The struggle to be English
A Jewish heritage does battle with a British sensibility
If your father was a third-generation Jerusalemite and your mother the daughter of a Polish immigrant, yet you were born in the Yorkshire moors and spent your formative years in the very heart of Brontë territory, what would you be when you grew up?
You might just turn out to be an author of deft touch and unique flavor, one whose Jewish roots converge with exposure to the Western canon of "Great Books" to create a dreamy literary landscape all your own. At least, that's what happened in the case of Tamar Yellin.
Yellin, the author of Kafka in Brontëland, a slender volume of 13 short stories, is not a newcomer to the literary scene. In addition to publishing short stories in a variety of venues, she is also the author of "The Genizah at the House of Shepher," a critically acclaimed novel that intertwines a family's troubled history with the discovery of a mysterious handwritten volume of the Bible.
If it sounds unusual, it is. So are the shorter pieces. Yellin has a style all her own, but her work is full of tender homage to a lifetime of reading and a passion for the great works of Western lit.
Here, the result is a cluster of stories that sharply evoke the smell of a Jewish grandmother's pantry, but are also jampacked with loving references not only to the Brontës but also to sources as diverse as Tennessee Williams, Daphne Du Maurier, Djuna Barnes, Manzoni's "I Promessi Sposi," and Homer.
The first story in the book ("Return to Zion") is about a Jewish father (named Odysseus), planning all manner of exotic voyages to the Promised Land (Zion) as he toils in an English furniture factory, while his wife (Penelope, of course) entertains would-be suitors in the kitchen.
Another ("The Other Mr. Perella") tells of a Jew of "exquisite Englishness" who lives in England without family. He contacts the narrator's family because they have a similar last name. In his loneliness he forges an odd bond with them. (In one not particularly successful effort at kinship, he presses a copy of "The Charterhouse of Parma" on the narrator.)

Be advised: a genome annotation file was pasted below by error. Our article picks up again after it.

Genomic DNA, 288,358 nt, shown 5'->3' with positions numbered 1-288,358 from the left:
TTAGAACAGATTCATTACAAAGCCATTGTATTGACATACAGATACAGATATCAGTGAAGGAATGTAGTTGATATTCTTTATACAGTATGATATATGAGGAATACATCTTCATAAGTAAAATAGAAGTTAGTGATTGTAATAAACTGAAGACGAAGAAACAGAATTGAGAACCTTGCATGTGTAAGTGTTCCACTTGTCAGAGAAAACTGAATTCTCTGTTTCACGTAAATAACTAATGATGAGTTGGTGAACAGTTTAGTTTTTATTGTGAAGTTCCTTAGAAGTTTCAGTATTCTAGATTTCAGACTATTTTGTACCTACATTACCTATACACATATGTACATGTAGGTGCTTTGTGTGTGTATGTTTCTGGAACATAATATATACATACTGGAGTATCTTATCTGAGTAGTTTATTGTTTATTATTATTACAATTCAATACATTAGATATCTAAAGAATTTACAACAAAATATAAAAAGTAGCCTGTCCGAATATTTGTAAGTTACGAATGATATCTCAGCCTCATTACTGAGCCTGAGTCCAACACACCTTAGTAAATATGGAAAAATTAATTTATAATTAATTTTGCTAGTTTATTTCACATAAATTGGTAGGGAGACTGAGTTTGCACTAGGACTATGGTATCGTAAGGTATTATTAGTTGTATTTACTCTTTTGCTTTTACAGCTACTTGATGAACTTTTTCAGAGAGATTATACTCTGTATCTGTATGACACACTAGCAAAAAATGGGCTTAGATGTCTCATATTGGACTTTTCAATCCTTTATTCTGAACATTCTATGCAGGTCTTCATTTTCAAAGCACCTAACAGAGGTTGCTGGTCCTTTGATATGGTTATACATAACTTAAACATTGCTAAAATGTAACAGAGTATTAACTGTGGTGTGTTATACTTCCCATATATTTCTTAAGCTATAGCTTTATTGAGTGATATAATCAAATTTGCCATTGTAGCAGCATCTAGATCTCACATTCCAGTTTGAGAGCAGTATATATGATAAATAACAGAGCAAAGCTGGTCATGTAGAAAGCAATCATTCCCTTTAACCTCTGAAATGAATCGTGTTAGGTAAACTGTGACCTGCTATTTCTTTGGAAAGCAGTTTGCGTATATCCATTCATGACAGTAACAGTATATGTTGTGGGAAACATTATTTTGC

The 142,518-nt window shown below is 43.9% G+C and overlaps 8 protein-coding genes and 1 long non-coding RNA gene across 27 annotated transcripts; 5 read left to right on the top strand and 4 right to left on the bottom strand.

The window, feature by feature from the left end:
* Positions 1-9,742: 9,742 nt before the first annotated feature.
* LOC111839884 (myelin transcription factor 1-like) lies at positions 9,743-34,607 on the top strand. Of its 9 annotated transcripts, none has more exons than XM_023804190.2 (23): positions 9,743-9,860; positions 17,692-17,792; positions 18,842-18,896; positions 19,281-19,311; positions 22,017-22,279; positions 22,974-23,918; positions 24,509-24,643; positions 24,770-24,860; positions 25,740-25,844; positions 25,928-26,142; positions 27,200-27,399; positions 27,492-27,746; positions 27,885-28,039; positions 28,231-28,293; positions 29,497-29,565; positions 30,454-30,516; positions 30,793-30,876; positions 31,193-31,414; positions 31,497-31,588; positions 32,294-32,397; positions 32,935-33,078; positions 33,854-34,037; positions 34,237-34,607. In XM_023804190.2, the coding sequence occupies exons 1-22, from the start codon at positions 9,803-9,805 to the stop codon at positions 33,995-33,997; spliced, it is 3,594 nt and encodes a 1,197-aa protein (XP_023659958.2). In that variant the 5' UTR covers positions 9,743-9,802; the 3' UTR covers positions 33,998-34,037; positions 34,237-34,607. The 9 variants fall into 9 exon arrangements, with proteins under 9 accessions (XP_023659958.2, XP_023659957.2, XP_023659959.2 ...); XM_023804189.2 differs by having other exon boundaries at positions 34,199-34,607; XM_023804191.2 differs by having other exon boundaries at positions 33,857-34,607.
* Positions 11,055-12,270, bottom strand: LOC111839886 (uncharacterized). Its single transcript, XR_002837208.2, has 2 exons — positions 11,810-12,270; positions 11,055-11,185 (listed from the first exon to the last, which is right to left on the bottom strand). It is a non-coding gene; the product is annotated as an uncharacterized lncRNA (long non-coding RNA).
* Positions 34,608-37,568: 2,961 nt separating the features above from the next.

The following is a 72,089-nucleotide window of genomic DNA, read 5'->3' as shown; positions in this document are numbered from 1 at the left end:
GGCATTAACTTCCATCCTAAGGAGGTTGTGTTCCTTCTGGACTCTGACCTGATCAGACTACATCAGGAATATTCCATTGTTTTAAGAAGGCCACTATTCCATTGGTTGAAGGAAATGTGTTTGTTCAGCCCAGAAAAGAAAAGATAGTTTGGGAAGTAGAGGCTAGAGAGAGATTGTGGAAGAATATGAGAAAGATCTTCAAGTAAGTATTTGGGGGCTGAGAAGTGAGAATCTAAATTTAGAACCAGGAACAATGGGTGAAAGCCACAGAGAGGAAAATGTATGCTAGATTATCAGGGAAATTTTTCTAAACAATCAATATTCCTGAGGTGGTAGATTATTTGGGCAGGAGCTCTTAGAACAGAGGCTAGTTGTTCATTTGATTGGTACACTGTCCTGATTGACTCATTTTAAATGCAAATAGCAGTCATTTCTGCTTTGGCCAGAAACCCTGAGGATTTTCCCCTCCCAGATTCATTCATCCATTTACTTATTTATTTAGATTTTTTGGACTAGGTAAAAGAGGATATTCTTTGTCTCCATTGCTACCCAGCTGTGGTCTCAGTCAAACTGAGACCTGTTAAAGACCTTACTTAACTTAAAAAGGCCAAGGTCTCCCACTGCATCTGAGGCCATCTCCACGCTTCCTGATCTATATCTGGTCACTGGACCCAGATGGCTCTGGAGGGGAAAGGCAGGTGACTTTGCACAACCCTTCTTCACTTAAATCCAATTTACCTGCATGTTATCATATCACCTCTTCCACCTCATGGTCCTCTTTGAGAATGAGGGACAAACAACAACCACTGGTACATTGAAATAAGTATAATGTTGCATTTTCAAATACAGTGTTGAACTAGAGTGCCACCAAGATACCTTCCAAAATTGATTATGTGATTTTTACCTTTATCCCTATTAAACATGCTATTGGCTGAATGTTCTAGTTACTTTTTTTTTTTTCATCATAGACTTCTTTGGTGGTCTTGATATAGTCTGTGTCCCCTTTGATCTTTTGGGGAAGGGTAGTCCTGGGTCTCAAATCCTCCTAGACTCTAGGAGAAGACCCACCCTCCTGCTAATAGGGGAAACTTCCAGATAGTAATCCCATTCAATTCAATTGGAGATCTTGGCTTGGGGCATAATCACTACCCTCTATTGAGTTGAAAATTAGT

The title story (the second in the collection) tells of a young Jew who grew up in England with equal passion for both the Brontës and Kafka.
The more successful stories in the book all play on a form of yearning for belonging and loyalty - even as characters struggle to know where loyalty ought to lie.
A daughter with an English father and a Jewish mother asks, "Am I a Frank or a Finkel? ... Can't we dispense with father or mother?" A Jewish son is made to choose between a gentile girlfriend and his family. An English father, separated from his Italian wife and child, thinks that, "a husband and wife should be their own country ... one should not abandon the other." And yet they remain apart.
But questions about identity are not the only source of tension in these stories. Most also smolder with a kind of intense interiority. These are characters that live inside - inside their homes, their books, their heads.
Yet the indoor scenes are suffocating rather than cozy. In "Dr. Stein," a child taken on a Sunday visit sits in a musty parlor and experiences feelings of death and futility. In "Mrs. Rubin and her Daughter" (a story which seems an intriguing cross between "The Glass Menagerie" and "The Garden of the Finzi-Contini") a strong-willed mother keeps her shy adult daughter by her side in an overgrown mansion and garden while she seeks for a proper suitor for her.
At the same time, the stories are enlivened by a jolly energy and eccentricity, often with a distinctly English flavor. "There would be no plant stall that year at the Blue and White Bazaar. Mrs. Rubin was dead, that vivacious lady," begins the story of the matron and her daughter.
In "Dr. Stein," the doctor's wife "brought us cold cups of tea in dusty china cups embellished with the months of the year. She always took February."
Some of the stories focus more on the individual's struggle to balance an interior world with the exterior world. The most successful of the works (a few of the later stories ring clunky and hollow) are those that hew to Yellin's central theme. "It must have been a lonely feeling," she writes in "Uncle Oswald," "like being washed up on an island after a huge shipwreck; and the island was England, of course."
These stories speak of love for that island - even as they desperately chart a plan for escape.
• Marjorie Kehe is the Monitor's book editor. Send comments on the book section to Marjorie Kehe.